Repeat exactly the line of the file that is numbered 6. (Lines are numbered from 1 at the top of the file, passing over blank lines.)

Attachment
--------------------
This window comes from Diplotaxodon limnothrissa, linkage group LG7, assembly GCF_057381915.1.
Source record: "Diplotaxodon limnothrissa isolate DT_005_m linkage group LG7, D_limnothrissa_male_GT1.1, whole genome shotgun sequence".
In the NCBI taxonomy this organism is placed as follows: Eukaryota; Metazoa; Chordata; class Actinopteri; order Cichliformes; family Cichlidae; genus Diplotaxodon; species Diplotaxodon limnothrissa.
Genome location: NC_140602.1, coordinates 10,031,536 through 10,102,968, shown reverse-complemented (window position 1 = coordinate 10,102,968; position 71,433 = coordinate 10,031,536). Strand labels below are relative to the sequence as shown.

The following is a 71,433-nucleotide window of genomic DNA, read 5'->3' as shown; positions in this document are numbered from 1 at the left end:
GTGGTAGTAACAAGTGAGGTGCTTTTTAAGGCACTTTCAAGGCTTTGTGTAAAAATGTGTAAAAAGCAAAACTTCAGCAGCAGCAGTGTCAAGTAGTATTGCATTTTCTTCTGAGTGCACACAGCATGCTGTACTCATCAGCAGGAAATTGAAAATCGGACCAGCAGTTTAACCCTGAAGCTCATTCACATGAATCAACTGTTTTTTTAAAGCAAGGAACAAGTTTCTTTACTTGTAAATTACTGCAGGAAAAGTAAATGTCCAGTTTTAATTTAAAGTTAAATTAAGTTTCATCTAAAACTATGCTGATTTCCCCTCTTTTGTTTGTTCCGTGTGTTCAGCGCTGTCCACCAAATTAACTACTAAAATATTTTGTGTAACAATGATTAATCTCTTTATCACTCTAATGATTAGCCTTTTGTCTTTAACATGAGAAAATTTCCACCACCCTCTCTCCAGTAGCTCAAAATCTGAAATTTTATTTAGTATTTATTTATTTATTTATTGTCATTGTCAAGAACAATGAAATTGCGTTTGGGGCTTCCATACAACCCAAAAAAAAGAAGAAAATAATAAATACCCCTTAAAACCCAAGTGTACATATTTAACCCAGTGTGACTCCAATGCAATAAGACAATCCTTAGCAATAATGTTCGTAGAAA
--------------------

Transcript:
GTGGTAGTAACAAGTGAGGTGCTTTTTAAGGCACTTTCAAGGCTTTGTGTAAAAATGTGTAAAAAGCAAAACTTCAGCAGCAGCAGTGTCAAGTAGTATTGCATTTTCTTCTGAGTGCACACAGCATGCTGTACTCATCAGCAGGAAATTGAAAATCGGACCAGCAGTTTAACCCTGAAGCTCATTCACATGAATCAACTGTTTTTTTAAAGCAAGGAACAAGTTTCTTTACTTGTAAATTACTGCAGGAAAAGTAAATGTCCAGTTTTAATTTAAAGTTAAATTAAGTTTCATCTAAAACTATGCTGATTTCCCCTCTTTTGTTTGTTCCGTGTGTTCAGCGCTGTCCACCAAATTAACTACTAAAATATTTTGTGTAACAATGATTAATCTCTTTATCACTCTAATGATTAGCCTTTTGTCTTTAACATGAGAAAATTTCCACCACCCTCTCTCCAGTAGCTCAAAATCTGAAATTTTATTTAGTATTTATTTATTTATTTATTGTCATTGTCAAGAACAATGAAATTGCGTTTGGGGCTTCCATACAACCCAAAAAAAAGAAGAAAATAATAAATACCCCTTAAAACCCAAGTGTACATATTTAACCCAGTGTGACTCCAATGCAATAAGACAATCCTTAGCAATAATGTTCGTAGAAA